Is it right for heart to be too often in the right place? The epitome of the bleeding heart liberal.Can pity be the artists worst enemy?
John Galsworthy’s father became a lawyer but thought little of that dusty profession in Victorian England; he moved into finance, made a large fortune, which he reinvested in property, and over a considerable period of time had an anuual income 12,000 pounds a year.He was the senior member of the Forsyte family in Galsworthy’s The Forsyte Saga- The Man of Property, who veiled “under a Jove-like serenity that perpetual antagonism deep-seated in the bosom of a director towards his shareholders.”
He was, his son wrote in a direct description, a tough, quick-tempered, lonely man with ” a very strong vein of fastidiousness, and such essential deep love of domination, that he found, perhaps, few men of his own age and standing to whom he did not feel natively superior.”
Galsworthy did not seem to have minded being sent away to a prep school and then Harrow. There, in what he later called “the mills of gentility, ….we were debarred from any real interest in philosophy, history, art, literature and music, or any advancing notions in social life or politics. ” Like many other subsequently distinguished son of the Establishment such as Stanley Baldwin and Winston Churchill, he made no particular mark.
…New figures on income levels released this week confirm what many in the United States struggling to make ends meet already knew: it is a country in the midst of a poverty crisis that will define a generation.
Soaring poverty rates and a decade of stagnation in prosperity levels even for wealthier Americans emerge as the gloomy headlines from a new Census Bureau survey showing that 46.2 million people in the country were subsisting below the poverty level last year, more than has been seen in any year since the surveys began 52 years ago.
Last year an additional 2.6 million Americans fell below the poverty threshold, set at $22,113 for a family of four. Moreover, median household incomes dipped to a level not seen since 1997… Read More:http://www.independent.co.uk/news/world/americas/almost-1-in-6-americans-living-below-poverty-line-2354789.html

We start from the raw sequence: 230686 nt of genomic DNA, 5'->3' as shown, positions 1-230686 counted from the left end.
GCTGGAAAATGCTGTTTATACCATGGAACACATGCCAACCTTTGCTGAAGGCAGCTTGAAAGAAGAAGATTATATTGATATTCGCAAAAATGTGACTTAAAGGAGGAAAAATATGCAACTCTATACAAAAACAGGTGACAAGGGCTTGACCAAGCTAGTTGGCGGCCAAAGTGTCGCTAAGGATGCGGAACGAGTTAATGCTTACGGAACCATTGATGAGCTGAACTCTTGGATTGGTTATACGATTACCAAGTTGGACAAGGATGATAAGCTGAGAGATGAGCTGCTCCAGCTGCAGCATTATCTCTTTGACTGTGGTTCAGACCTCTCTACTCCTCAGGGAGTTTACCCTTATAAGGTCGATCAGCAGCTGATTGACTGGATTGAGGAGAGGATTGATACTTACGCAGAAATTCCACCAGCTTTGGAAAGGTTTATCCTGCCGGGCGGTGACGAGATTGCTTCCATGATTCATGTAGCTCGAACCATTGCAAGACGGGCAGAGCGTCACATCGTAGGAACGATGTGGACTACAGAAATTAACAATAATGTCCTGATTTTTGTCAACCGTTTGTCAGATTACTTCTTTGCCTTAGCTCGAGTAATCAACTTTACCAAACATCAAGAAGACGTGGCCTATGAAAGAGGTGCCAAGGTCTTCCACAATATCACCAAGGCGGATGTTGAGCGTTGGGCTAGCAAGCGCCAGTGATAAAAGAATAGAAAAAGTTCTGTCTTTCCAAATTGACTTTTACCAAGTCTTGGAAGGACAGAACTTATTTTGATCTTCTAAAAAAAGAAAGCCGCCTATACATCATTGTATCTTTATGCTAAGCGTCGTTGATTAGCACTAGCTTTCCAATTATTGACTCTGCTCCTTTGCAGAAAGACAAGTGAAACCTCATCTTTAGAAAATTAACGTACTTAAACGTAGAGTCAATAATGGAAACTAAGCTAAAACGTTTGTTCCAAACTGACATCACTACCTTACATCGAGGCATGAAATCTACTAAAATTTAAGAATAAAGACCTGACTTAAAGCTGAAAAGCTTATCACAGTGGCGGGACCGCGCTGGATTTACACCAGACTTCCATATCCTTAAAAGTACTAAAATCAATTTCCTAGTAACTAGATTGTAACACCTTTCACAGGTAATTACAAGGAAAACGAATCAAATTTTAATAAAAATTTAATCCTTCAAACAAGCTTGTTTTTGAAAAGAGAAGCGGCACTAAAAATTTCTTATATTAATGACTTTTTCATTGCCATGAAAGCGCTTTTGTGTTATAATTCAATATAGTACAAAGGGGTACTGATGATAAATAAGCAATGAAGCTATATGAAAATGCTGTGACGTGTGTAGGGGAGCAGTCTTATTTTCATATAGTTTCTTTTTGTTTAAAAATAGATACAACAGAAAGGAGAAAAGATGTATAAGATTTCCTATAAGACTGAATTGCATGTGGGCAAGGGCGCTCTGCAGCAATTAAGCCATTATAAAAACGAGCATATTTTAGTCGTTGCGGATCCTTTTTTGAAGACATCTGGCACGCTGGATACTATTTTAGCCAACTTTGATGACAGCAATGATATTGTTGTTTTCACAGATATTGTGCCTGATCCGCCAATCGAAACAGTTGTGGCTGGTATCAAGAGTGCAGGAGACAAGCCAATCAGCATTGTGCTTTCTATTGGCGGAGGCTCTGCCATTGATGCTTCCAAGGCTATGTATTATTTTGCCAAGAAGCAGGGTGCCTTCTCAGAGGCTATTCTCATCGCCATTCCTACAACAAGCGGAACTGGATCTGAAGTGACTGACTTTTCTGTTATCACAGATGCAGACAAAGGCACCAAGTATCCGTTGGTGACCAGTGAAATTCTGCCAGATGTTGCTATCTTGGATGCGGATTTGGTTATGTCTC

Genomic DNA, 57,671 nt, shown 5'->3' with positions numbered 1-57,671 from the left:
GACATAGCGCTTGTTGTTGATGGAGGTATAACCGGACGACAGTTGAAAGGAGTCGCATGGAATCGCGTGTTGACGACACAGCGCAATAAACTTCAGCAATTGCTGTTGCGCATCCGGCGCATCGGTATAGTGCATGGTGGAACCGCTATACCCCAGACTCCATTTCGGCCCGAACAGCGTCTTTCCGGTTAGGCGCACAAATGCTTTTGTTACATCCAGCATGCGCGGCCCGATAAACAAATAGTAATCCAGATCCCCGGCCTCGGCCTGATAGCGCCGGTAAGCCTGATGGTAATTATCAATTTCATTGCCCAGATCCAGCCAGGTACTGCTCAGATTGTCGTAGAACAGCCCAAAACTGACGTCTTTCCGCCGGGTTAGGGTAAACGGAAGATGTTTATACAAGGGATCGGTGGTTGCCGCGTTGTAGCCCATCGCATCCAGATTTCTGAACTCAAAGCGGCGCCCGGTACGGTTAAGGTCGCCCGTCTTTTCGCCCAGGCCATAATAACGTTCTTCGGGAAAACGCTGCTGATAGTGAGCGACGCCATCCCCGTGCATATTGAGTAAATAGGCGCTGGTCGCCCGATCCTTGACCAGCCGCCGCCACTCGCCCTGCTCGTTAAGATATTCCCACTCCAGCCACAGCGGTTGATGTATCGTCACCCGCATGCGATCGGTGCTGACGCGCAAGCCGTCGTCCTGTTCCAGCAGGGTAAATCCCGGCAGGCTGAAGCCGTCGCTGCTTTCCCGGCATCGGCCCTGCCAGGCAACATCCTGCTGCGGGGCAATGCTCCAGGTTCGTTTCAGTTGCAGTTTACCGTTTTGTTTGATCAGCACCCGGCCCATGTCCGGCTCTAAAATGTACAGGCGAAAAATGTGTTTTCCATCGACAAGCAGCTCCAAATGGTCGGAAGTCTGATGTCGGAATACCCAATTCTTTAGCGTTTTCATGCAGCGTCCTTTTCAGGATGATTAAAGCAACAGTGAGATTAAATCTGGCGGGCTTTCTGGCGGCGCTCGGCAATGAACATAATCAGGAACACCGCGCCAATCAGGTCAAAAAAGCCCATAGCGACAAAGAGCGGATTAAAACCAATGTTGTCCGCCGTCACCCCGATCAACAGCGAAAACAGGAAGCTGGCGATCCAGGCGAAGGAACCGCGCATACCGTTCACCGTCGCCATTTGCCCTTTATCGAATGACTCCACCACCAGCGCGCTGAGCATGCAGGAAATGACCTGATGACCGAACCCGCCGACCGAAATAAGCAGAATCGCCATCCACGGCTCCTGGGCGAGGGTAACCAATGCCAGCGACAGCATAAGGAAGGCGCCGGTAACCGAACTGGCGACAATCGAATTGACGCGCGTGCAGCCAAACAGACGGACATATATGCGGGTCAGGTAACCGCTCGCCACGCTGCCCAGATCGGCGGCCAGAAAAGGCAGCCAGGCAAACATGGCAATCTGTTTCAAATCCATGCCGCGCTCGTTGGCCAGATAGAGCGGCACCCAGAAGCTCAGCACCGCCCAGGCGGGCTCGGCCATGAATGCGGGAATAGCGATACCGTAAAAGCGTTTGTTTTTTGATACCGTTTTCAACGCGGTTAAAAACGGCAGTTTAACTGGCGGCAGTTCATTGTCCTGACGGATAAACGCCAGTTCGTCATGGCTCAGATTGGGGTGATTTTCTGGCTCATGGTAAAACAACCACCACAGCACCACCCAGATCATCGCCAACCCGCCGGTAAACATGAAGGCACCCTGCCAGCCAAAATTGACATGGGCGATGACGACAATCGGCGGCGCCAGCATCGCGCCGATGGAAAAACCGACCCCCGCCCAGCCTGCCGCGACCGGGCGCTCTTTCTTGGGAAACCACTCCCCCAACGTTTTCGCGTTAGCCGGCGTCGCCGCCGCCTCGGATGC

He did, however, begin to turn into “something of a swell,” a process he extended at New College, Oxford. To all appearances he spent his time strolling through the more fashionable streets of the university town, cultivating a “nonchalant and languid manner,” playing walk-on parts for the university dramatic society and becoming an expert on horse racing. He cultivated a small group of suitably born friends, and made a point of overspending his allowance; and habitually pawned his watch near the end of every term. a
Back in London, Galsworthy’s allowance, now 350 per year for a twenty-five year old, was called to the bar, and though briefless, he moved out of the family house and shared a flat in Victoria street with an Oxford friend. Gradually, his mental horizons began to widen. Religion was very much under discussion; Galsworthy was not a believer, but, he suggested, “The great thing, I take it, is to cultivate a stiff upper lip…”
More important, he suddenly began to notice what was under his nose in this world. And what he saw shocked yet fascinated him horribly. Almost the only service that his father required of him, apart from dancing attendance on the family, was that from time to time he should act as rent collector. His duties took him to the poorer parts of London. He became almost obsessed with slum life. He describes himself at this time in a passage written nine years later in the novel The Island Pharisees:
John Noble dined with me yesterday; the poor fellow tried to persuade me to stand for Parliament. Why should I think myself fit to legislate for the unhappy wretches one sees about in the streets? If people’s faces are a fair test of their happiness, I’ d rather not feel in any way responsible….
The streets, in fact, after his long absence in the East, afforded him much food for thought: the curious smugness of the passers-by; the utterly unending bustle; the fearful medley of miserable, over-driven women, and full-fed men, with leering, bull-beef eyes, whom he saw everywhere–in club windows, on their beats, on box seats, on the steps of hotels, discharging dilatory duties; the appalling chaos of hard-eyed, capable dames with defiant clothes, and white-cheeked hunted-looking men; of splendid creatures in their cabs, and cadging creatures in their broken hats–the callousness and the monotony!Read More:http://www.online-literature.com/john-galsworthy/island-pharisees/3/
“few are guilty but all are responsible” – a. j. heschel.